by Jenny Fernandez and Luis Velasquez
Have you ever felt “in the zone” in your professional life? You’re doing great at work, being recognized for your achievements, and receiving accolades for your potential. Your colleagues are collaborative, and your boss is supportive. The stars are aligned for you to meet your professional goals.
Yet, a few months down the line, you hit a wall, and you can no longer accomplish as much as you did before. You feel frustrated, stuck, confused.
Unfortunately, this scenario is not uncommon.
Chronic high performers have been found to exhibit instances of acute underperformance. One study analyzing nearly 40,000 360-degree surveys, and more than 9,000 self-assessments of leaders across the globe, showed that 26% of leaders who were rated by their bosses as having high potential were also seen by their bosses as having high risk of career derailment.
As career coaches, we’ve worked with high achievers in all stages of their careers and have come across this scenario often. In most cases, we see derailments occur when employees lack self-awareness and unknowingly practice behaviors that will lead them down a damaging path. Unexpected and involuntary, even the smallest road bumps have the potential to stall, or worst-case, sabotage their job-related aspirations.
Through our work, we have identified three common destructive behaviors that typically stem from much deeper habits. With a little effort, we have also seen that these behaviors can be unlearned.
Habit 1: Playing the victim
Why is my manager such a jerk to me?
I did everything right. Why is this happening to me?
It doesn’t matter what I do. Why doesn’t my team like me?
If you find yourself using these phrases often, then you may have fallen into the habit of playing the victim or making excuses for your failures. We tend to see this occur when people agree to assume responsibility — for a project, a team, a task — but then refuse to accept accountability for any negative outcomes delivered by that project, team, or task.
The problem is, you cannot expect to receive credit for your successes while never owning up to your failures. When you play the victim, you turn people away from you, decreasing your influence, and thus, giving away your power. No one wants to work with or for someone who makes excuses or blames others when something goes wrong. That’s not the mark of a good leader or colleague.
The most significant danger in adopting this mindset is that you may eventually believe that — no matter how hard you try — the odds are against you. As a result, you are less likely to continue learning and more likely to develop a fixed mindset, which is not conducive to growth.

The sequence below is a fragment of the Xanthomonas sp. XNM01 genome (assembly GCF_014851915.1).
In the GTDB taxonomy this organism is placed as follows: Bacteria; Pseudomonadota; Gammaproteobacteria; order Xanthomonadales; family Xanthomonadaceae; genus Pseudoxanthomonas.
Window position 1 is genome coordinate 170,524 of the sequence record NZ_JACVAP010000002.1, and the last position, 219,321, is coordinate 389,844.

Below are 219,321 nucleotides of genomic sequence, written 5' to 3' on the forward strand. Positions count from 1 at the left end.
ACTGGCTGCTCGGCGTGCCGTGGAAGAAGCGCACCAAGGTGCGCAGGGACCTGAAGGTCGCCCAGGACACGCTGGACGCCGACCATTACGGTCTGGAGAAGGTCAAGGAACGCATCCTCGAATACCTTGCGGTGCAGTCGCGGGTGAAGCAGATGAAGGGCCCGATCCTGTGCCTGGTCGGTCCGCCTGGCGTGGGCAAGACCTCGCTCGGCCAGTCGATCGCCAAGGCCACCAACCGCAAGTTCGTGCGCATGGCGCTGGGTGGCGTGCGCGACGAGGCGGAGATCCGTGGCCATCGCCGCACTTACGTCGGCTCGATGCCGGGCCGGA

How to let go of excuses
To unlearn this behavior, notice the actions you take and the responses you give when confronted with a challenge. Any time you find yourself focusing on factors outside of your control, pause, acknowledge your negative thoughts, and then try to detach yourself from them.
To move from complaining to positive action, ask yourself, “What am I really committed to here?”
In their book How the Way We Talk Can Change the Way We Work, academics Lisa Laskow Lahey and Robert Kegan state that behind every complaint, there is an idea, belief, or value that the complainer is committed to. A person complaining that people talk behind each other’s back, for instance, may value the importance of open and direct communication. A person complaining about other people not doing their work may value the importance of initiative and recognition.
Shifting your perspective will allow you to move from complaining to understanding what you can (and can’t) control. Think instead about how you can act on the values driving your behaviors or reactions in a way that benefits your team.
Habit 2: Loving the idea of “busyness”
Do you often hear yourself saying, “My calendar is packed,” “I can’t take a day off,” or “I don’t even have time to eat”? Are you constantly stressed about work, but also obsessed with having too much on your plate? Well, then, you’re probably too busy. What you might not realize is that there is a price you’re paying for this. If you’re always in execution mode, you’re at risk of burning out. You’re not taking enough time to reflect, plan, and strategize how to grow or move forward.
If you’re early in your career, it’s especially important to break this habit. You may not know what that path forward is, and carving out time to explore what your future could look like will allow you to be strategic about choosing where to focus your time at work. What skills do you need to master to get to where you want to go? What projects will help you get promoted?